This matter was taken out of both the Governor’s and Lehmberg’s hands on June 26, 2013, when Craig L. McDonald, director of the left-leaning political activism group Texans for Public Justice, filed a citizen’s criminal “complaint” against Perry. Lehmberg, and other Travis County officials, immediately recused themselves from the case. The case fell into the hands of Bexar County Republican Judge Bert Richardson who appointed a special prosecutor named Michael McCrum to investigate and prosecute the McDonald criminal “complaint” if probable cause justified in so doing.
Like Perry, McCrum has his own law-and-order bona fides. According to the Tribune, the San Antonio criminal defense attorney is a former Dallas police officer “who began his career as a federal prosecutor during the George H.W. Bush administration.” In 2009, former Republican Senator Kay Bailey Hutchinson and current Republican Senator John Cornyn recommended to then Republican President George W. Bush that McCrum be named U.S. Attorney for the Western District of Texas. While he enjoyed bipartisan support among Democrats, the Tribune said McCrum withdrew his name “because of gridlock over nominations on Capitol Hill.”
McCrum interviewed more than 40 witnesses during the investigation. A grand jury comprised of Travis County residents, presumably Democrats and Republicans, heard from scores of witnesses and viewed documentary evidence before handing down its indictment of the governor.
As soon as the indictment was announced publicly, Gov. Perry went on the offensive, blasting the indictment as being “politically motivated.” His legion of Republican supporters and other Republican presidential aspirants, U.S. Sen. Ted Cruz and Louisiana Gov. Bobby Jidal, joined in the political chamber outrage that the indictment reflected the worst of partisan politics.
The evidence defies these Republican, as well as a few Democratic, assertions that the indictment was solely politically motivated. A Republican judge (who, incidentally was appointed to the bench by Perry), understanding the obvious political ramifications of the inquiry, appointed an independent prosecutor to investigate the complaint against fellow Republican Perry. A grand jury heard the evidence and believed there was sufficient “probable cause” to issue an indictment. Are we to believe that a Republican judge, an independent prosecutor, and a civilian grand jury joined in a “political conspiracy” to indict a Republican governor?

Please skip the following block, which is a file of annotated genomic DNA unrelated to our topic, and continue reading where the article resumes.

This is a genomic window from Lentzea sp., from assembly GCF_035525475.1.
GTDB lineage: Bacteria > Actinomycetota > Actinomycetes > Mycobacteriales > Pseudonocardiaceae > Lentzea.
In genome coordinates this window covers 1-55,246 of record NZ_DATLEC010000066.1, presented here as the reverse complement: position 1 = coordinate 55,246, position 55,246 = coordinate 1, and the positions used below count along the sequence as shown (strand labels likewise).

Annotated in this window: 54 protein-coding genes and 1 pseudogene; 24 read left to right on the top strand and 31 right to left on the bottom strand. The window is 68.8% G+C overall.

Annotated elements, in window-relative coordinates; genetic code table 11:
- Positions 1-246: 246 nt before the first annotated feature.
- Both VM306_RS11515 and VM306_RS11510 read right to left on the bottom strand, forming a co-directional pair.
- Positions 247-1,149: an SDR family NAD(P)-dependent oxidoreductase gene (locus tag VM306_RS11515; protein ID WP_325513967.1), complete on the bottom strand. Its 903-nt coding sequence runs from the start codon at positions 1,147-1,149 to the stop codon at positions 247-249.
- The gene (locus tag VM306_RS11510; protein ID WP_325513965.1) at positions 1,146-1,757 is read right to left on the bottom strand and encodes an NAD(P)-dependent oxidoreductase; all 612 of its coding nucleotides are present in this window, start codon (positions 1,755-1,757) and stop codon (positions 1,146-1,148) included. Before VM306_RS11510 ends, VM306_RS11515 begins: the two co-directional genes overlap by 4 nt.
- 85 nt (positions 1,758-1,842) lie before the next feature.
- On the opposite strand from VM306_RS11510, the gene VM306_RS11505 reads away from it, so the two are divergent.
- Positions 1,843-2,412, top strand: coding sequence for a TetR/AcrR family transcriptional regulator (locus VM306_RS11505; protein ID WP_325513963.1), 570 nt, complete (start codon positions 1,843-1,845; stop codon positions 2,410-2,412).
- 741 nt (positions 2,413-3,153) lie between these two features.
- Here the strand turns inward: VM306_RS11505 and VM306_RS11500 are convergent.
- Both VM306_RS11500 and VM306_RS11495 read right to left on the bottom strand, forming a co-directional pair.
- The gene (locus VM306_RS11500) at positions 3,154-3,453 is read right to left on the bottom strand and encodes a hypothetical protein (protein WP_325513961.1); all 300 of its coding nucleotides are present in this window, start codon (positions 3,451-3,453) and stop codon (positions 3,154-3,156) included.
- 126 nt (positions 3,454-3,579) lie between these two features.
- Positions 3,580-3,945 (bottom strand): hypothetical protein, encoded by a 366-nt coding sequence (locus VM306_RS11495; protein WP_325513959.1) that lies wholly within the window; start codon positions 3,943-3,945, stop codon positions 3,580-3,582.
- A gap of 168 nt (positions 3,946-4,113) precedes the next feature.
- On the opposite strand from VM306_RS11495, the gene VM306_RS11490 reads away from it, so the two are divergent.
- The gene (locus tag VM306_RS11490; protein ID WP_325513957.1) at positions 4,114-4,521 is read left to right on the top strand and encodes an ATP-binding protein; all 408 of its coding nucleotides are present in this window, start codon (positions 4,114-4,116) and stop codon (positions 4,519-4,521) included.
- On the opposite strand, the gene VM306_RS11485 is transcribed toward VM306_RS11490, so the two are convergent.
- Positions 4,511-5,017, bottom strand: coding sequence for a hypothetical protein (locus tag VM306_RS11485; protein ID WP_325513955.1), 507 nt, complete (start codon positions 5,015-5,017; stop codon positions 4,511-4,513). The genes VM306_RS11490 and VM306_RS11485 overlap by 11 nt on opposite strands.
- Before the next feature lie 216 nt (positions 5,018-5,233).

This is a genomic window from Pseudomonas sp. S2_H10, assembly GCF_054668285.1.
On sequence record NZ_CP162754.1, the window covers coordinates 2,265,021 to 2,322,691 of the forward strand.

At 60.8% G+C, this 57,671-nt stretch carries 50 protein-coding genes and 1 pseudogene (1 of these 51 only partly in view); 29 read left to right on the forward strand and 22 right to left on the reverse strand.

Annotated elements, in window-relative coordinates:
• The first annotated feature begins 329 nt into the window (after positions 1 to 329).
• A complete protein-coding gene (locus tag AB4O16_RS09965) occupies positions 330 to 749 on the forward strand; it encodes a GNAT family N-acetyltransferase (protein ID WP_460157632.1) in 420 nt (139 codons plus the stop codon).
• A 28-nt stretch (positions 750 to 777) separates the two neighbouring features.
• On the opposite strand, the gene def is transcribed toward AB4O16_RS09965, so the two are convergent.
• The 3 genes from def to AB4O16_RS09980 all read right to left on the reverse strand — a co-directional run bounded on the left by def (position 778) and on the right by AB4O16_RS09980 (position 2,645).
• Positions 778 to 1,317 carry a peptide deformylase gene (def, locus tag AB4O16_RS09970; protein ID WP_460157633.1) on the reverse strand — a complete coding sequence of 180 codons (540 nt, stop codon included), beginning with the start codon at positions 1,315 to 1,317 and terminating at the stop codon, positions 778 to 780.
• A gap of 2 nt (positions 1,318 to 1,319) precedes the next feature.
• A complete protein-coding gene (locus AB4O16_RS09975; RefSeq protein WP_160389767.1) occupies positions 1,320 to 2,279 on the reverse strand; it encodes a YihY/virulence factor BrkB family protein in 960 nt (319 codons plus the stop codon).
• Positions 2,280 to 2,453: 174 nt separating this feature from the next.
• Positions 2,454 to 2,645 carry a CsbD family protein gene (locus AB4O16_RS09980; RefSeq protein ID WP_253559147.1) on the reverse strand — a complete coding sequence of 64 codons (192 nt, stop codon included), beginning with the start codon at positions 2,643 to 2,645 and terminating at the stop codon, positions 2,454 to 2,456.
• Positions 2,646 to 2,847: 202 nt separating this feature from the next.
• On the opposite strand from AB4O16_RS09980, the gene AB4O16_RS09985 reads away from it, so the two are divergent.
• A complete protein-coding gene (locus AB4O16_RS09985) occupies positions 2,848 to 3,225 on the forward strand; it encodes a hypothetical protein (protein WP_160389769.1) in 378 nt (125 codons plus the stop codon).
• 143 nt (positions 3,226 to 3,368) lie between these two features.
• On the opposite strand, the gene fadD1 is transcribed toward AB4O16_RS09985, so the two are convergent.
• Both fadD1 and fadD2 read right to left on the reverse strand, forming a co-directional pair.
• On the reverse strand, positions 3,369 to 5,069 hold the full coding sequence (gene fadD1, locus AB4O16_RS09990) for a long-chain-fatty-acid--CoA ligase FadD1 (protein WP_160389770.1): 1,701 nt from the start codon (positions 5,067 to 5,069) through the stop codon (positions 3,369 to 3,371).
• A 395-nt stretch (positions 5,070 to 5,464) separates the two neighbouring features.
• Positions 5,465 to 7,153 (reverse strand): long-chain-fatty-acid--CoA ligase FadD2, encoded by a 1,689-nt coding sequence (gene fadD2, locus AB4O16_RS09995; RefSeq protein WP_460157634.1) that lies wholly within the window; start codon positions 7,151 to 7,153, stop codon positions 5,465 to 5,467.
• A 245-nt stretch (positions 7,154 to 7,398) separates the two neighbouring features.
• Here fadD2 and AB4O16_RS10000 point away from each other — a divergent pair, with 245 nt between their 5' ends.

That dog won’t hunt in the real woods. It appears Gov. Perry and his appointees used their official positions to grant “corporate gifts” to the governor’s benefactors, even to the point of placing commercialization projects over scientific research in efforts to find a cure for cancer—a disease that afflicts 100,000 Texans every year. And in an effort to either thwart or control the PIU investigation into these “corporate gifts” programs, the governor, by his own public admission, threaten to veto a $7.5 million appropriation to the PIU if DA Lehmberg did not resign; and he did later veto the appropriations bill when she refused to resign.
And while Gov. Perry was calling for Lehmberg resignation, because she was too “irresponsible” to head the PIU, he was trying to entice the DA’s resignation with the promise of getting her another job. Put simply, Gov. Rick Perry tried to blackmail the Travis County District Attorney into resigning for his own self-serving political motivations.
Thus, while we must agree there are political motivations involved in this case, they are not only those the governor would have the public believe. The political motivations in this case include Gov. Perry’s desire, perhaps need, to either control or thwart the PIU investigation into his typical political shenanigans. But as former Republican President Abraham Lincoln once said:
“You can fool all of the people some of the time, and some of the people all the time, but cannot fool all the people all the time.”
Now, whether the criminal allegations facing the Governor’s actions in this matter will satisfy a factual inquiry at trial, or the likely constitutional attack as to the application of the criminal laws in the Governor’s case, remains to be seen, but one thing that is certain: dirty politics beget dirty politics.